Monday, December 3, 2012
Keeping the Feast
I remember purchasing Robert Farrar Capon’s The Supper of the Lamb while in seminary. Subtitled A Culinary Reflection, I thought it would provide an interesting way to look at the Eucharistic meal through the preparation of the Easter Dinner for which he provides recipes.
I never got through it. Put bluntly, I found it way too long on details about the shape of an onion and the proper way to determine if a corkscrew is any good. By the time he got to a recipe, I was long gone. In my cook’s (not chef’s) imagination, I always thought I could do better in reflecting on how food and communion provide so many metaphors for the Christian life. Well, maybe not better than theologian and storyteller Capon, but perhaps more accessible to those who did not want to wade through a couple hundred pages.
I never wrote that book. However, Milton Brasher Cunningham did. It’s titled Keeping the Feast. Instead of long explanations, he provides short meditations on various subjects and ties them to a recipe. The book is short, just ten chapters, each of which is about ten pages long, including a piece of poetry to begin and a recipe at the end. Most are thoughtful, and the recipes are certainly interesting. The Strawberry Shortcake with basil as an ingredient stands out.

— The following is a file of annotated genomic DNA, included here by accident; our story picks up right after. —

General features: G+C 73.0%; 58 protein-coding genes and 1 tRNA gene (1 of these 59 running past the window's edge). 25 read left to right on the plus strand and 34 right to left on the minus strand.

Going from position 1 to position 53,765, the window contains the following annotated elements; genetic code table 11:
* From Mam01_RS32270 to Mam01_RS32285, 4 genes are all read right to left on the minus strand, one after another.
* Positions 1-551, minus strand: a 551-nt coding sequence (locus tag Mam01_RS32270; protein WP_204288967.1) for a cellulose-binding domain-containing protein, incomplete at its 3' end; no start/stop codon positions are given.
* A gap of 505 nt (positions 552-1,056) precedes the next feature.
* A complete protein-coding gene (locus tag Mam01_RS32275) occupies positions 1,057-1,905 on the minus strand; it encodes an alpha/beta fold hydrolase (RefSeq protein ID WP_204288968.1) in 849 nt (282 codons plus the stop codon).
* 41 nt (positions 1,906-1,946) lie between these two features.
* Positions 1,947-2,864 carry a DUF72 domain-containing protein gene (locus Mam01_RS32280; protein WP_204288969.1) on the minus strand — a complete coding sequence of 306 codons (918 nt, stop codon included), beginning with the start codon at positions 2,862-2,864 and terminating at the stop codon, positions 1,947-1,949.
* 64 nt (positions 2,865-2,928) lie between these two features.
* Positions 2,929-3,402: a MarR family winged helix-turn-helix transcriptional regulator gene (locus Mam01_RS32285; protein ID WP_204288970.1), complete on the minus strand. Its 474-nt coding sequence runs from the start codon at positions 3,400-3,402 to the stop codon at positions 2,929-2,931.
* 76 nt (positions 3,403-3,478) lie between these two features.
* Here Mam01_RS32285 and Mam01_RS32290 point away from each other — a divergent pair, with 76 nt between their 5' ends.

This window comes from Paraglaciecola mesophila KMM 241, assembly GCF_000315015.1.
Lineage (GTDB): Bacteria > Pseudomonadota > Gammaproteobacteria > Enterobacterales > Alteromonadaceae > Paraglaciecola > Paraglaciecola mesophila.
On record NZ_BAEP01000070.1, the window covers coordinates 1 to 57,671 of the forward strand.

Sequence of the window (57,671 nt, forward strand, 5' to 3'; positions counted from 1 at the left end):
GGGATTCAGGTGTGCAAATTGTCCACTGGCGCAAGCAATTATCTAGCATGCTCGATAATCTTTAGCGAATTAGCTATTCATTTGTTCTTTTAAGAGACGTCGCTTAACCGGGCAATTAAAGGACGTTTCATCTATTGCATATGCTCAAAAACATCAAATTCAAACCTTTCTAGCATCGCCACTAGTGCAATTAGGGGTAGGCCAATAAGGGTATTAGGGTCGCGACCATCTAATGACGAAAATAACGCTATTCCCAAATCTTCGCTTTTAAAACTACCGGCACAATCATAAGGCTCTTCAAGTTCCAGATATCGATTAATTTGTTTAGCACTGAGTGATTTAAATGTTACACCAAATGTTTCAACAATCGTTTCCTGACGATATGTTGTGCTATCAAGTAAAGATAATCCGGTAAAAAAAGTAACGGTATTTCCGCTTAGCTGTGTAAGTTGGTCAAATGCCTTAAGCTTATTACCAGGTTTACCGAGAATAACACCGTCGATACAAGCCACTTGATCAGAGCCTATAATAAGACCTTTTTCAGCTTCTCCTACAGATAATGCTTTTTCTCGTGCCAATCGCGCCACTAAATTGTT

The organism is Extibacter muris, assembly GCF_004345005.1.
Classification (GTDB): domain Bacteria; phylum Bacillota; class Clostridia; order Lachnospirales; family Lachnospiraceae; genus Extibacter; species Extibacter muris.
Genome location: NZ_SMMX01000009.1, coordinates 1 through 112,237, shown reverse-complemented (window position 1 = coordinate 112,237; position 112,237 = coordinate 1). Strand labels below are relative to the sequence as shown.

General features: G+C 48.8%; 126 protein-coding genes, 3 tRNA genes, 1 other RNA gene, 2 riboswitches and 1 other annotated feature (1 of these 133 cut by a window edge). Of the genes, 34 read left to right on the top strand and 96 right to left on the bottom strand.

Skip the chapter on baseball (unless, of course, you really like baseball). It seems oddly out of place, and the recipe that goes with it is strangely disconnected even from the chapter, much less the rest of the book. The other meditations are great and could be read out of sequence, though be sure to get to the two page afterward which closes out the book.
You will be treated to images of family suppers, community meals, funeral repasts, and the ways in which community comes forth through shared food. Most importantly, Brasher Cunningham ties our more common meals always to their reflection of the sacred meal we share in church. You may never look at dinner the same way again.